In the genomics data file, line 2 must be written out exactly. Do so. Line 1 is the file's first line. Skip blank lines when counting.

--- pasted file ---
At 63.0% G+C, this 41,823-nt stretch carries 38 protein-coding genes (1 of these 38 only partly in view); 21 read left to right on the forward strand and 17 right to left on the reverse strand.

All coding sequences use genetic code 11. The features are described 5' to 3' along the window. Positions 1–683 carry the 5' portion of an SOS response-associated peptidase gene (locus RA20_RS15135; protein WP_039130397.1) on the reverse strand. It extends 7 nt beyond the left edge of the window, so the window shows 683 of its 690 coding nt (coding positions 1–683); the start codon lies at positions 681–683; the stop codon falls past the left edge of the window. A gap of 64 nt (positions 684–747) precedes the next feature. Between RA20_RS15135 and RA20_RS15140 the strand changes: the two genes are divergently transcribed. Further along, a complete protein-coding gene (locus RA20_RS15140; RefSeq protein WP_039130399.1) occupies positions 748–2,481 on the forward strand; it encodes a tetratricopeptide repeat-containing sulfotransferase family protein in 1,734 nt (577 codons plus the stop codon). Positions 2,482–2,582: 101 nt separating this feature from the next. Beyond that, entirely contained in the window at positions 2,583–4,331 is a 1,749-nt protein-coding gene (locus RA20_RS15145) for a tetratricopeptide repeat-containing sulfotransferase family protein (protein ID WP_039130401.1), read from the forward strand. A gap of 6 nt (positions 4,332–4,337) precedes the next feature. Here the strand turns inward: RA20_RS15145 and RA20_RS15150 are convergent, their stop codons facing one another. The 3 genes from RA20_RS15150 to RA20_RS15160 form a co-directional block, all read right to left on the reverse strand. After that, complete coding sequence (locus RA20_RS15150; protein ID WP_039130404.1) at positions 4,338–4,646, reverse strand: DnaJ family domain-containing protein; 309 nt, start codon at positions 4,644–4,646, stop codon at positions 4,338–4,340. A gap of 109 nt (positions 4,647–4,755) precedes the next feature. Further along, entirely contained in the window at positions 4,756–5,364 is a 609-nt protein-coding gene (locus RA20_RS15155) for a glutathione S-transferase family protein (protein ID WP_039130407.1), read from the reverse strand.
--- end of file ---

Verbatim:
All coding sequences use genetic code 11. The features are described 5' to 3' along the window. Positions 1–683 carry the 5' portion of an SOS response-associated peptidase gene (locus RA20_RS15135; protein WP_039130397.1) on the reverse strand. It extends 7 nt beyond the left edge of the window, so the window shows 683 of its 690 coding nt (coding positions 1–683); the start codon lies at positions 681–683; the stop codon falls past the left edge of the window. A gap of 64 nt (positions 684–747) precedes the next feature. Between RA20_RS15135 and RA20_RS15140 the strand changes: the two genes are divergently transcribed. Further along, a complete protein-coding gene (locus RA20_RS15140; RefSeq protein WP_039130399.1) occupies positions 748–2,481 on the forward strand; it encodes a tetratricopeptide repeat-containing sulfotransferase family protein in 1,734 nt (577 codons plus the stop codon). Positions 2,482–2,582: 101 nt separating this feature from the next. Beyond that, entirely contained in the window at positions 2,583–4,331 is a 1,749-nt protein-coding gene (locus RA20_RS15145) for a tetratricopeptide repeat-containing sulfotransferase family protein (protein ID WP_039130401.1), read from the forward strand. A gap of 6 nt (positions 4,332–4,337) precedes the next feature. Here the strand turns inward: RA20_RS15145 and RA20_RS15150 are convergent, their stop codons facing one another. The 3 genes from RA20_RS15150 to RA20_RS15160 form a co-directional block, all read right to left on the reverse strand. After that, complete coding sequence (locus RA20_RS15150; protein ID WP_039130404.1) at positions 4,338–4,646, reverse strand: DnaJ family domain-containing protein; 309 nt, start codon at positions 4,644–4,646, stop codon at positions 4,338–4,340. A gap of 109 nt (positions 4,647–4,755) precedes the next feature. Further along, entirely contained in the window at positions 4,756–5,364 is a 609-nt protein-coding gene (locus RA20_RS15155) for a glutathione S-transferase family protein (protein ID WP_039130407.1), read from the reverse strand.